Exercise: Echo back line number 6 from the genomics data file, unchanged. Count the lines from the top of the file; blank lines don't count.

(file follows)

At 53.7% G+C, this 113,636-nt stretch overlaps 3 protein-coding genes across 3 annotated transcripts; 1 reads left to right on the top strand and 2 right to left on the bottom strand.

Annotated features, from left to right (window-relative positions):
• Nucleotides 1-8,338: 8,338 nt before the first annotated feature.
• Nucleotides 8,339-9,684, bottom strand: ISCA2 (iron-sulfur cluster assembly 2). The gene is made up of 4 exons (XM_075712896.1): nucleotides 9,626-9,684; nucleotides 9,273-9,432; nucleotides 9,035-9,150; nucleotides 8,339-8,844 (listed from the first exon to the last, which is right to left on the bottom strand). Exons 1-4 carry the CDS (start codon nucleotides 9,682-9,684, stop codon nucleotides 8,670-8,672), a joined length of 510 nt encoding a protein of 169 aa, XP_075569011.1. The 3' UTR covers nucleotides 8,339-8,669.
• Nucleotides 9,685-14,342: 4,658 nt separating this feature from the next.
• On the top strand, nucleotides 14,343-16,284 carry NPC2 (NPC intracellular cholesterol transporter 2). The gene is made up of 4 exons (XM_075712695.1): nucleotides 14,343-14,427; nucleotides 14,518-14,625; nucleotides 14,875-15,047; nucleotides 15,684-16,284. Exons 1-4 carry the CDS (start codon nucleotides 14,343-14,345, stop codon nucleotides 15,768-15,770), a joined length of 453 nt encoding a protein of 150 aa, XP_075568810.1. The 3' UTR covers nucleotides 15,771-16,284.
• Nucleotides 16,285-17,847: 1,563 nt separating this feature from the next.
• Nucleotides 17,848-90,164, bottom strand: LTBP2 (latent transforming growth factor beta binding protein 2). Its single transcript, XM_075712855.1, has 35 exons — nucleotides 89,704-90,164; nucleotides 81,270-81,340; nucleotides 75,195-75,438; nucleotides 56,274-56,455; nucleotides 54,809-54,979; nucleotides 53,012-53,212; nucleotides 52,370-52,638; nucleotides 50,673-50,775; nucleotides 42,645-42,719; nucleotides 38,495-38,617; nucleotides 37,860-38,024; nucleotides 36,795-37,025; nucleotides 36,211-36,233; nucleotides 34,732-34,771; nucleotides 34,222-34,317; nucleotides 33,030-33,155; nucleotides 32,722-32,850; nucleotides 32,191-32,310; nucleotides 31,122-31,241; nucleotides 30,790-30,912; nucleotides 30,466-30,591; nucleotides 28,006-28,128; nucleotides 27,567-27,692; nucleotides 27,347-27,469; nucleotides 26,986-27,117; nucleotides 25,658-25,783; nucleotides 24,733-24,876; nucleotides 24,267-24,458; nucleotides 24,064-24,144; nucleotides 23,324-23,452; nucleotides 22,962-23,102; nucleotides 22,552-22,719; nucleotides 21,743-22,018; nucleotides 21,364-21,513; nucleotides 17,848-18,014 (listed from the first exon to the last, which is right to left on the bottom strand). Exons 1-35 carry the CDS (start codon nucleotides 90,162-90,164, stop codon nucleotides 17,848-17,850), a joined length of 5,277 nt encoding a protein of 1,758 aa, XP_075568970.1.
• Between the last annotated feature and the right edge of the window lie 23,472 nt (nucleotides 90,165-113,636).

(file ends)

• On the top strand, nucleotides 14,343-16,284 carry NPC2 (NPC intracellular cholesterol transporter 2). The gene is made up of 4 exons (XM_075712695.1): nucleotides 14,343-14,427; nucleotides 14,518-14,625; nucleotides 14,875-15,047; nucleotides 15,684-16,284. Exons 1-4 carry the CDS (start codon nucleotides 14,343-14,345, stop codon nucleotides 15,768-15,770), a joined length of 453 nt encoding a protein of 150 aa, XP_075568810.1. The 3' UTR covers nucleotides 15,771-16,284.